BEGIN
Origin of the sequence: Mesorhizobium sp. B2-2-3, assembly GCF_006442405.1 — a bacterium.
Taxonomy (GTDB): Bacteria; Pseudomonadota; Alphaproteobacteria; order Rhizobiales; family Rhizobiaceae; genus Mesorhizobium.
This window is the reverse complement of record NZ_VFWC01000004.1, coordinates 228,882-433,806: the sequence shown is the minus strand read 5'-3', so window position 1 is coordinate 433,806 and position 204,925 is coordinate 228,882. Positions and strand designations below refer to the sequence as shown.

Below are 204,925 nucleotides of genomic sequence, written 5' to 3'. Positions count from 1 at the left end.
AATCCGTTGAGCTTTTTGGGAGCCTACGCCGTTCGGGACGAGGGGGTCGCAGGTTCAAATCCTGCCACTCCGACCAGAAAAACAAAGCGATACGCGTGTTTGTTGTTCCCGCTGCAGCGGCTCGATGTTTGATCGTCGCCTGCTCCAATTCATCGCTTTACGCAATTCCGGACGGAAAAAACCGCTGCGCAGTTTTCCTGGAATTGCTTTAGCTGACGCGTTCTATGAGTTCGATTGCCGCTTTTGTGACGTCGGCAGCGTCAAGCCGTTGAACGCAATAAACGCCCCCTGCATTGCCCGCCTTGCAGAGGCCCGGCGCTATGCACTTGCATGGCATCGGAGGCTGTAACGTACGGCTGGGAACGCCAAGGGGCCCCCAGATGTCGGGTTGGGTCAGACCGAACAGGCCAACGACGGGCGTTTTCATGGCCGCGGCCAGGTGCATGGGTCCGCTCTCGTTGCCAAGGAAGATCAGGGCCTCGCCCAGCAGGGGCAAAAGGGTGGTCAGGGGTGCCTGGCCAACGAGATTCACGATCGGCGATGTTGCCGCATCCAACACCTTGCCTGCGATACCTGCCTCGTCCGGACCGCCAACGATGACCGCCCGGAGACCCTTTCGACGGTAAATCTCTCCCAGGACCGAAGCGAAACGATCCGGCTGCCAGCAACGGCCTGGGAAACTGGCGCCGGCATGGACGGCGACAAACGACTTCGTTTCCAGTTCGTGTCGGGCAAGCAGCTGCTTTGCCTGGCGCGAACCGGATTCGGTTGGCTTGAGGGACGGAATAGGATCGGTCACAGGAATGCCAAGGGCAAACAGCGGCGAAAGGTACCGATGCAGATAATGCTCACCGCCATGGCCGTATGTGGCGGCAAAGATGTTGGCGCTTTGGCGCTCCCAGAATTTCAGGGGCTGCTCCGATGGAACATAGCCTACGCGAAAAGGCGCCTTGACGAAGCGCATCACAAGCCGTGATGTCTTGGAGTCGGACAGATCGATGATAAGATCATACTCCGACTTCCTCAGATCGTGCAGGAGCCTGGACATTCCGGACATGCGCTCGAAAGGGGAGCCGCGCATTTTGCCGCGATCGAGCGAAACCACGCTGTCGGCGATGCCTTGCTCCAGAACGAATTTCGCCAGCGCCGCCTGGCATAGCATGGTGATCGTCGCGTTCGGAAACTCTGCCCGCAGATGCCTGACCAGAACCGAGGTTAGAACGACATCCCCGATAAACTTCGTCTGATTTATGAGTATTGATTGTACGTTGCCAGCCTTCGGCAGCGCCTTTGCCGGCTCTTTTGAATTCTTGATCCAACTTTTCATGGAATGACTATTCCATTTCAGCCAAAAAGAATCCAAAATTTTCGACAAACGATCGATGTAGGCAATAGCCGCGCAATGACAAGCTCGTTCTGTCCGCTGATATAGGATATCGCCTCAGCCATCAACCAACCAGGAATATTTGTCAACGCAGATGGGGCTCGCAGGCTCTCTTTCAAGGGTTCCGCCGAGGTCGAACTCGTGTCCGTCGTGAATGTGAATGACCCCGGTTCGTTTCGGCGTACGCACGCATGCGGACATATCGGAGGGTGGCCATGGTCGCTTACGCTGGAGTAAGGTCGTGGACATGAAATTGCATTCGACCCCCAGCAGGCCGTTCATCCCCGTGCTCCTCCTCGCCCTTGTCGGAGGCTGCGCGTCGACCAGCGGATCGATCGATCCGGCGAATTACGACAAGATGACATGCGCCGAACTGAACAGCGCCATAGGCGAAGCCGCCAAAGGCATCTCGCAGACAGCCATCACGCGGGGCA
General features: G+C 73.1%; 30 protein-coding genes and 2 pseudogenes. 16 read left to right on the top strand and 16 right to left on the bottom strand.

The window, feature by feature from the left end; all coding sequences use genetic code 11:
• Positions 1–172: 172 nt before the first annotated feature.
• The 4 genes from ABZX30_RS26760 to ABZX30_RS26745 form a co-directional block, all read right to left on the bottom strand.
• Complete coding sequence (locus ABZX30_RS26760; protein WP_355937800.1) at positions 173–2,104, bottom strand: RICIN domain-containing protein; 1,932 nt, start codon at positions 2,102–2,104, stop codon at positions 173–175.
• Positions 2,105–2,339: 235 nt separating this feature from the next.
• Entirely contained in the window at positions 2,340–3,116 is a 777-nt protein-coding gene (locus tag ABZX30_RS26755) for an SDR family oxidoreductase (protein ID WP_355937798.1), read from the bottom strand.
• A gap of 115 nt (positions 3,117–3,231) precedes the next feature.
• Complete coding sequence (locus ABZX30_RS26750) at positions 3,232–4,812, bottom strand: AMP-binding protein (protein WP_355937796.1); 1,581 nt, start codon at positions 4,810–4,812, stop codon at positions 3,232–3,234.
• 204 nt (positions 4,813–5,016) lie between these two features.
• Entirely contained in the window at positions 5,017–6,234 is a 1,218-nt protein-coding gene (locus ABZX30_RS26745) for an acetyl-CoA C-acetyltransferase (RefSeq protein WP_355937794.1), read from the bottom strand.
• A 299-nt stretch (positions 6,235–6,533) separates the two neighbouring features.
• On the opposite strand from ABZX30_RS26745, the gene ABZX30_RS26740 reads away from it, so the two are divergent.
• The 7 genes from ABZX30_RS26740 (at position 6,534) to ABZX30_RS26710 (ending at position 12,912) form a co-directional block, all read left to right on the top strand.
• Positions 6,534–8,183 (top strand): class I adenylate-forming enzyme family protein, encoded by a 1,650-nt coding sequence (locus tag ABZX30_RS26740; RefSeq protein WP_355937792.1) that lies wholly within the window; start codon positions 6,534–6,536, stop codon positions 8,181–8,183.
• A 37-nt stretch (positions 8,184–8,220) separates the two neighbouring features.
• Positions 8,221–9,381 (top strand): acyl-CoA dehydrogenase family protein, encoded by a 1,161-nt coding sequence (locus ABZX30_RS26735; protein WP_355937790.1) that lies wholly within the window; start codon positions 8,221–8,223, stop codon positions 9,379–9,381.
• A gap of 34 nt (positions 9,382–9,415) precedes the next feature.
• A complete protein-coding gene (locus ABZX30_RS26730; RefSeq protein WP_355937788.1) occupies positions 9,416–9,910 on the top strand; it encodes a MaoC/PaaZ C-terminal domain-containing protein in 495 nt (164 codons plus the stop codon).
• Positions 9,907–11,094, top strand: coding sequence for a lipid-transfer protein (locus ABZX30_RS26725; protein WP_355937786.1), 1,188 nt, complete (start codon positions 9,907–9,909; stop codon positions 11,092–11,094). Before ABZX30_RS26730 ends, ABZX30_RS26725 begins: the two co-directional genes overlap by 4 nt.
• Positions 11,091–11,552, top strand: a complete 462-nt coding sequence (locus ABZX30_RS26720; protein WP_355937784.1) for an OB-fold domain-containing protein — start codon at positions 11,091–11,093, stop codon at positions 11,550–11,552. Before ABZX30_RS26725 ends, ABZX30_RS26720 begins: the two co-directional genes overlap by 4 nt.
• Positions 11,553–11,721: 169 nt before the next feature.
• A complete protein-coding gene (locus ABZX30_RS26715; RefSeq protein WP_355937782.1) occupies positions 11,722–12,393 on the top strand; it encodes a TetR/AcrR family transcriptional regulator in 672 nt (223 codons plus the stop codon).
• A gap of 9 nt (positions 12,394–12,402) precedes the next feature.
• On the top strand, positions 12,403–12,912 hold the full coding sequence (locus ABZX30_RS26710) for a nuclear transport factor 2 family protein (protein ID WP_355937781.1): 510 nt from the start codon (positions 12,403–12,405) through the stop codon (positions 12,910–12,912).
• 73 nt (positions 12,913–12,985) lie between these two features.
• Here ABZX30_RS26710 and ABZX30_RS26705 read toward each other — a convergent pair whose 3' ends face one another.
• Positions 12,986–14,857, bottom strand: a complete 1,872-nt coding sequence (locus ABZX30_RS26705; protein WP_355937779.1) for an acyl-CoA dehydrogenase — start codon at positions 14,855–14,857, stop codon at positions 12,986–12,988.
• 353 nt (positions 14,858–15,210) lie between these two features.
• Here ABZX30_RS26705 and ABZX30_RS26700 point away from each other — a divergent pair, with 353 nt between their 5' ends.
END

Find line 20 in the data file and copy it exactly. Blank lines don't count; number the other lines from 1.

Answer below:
• Positions 6,534–8,183 (top strand): class I adenylate-forming enzyme family protein, encoded by a 1,650-nt coding sequence (locus tag ABZX30_RS26740; RefSeq protein WP_355937792.1) that lies wholly within the window; start codon positions 6,534–6,536, stop codon positions 8,181–8,183.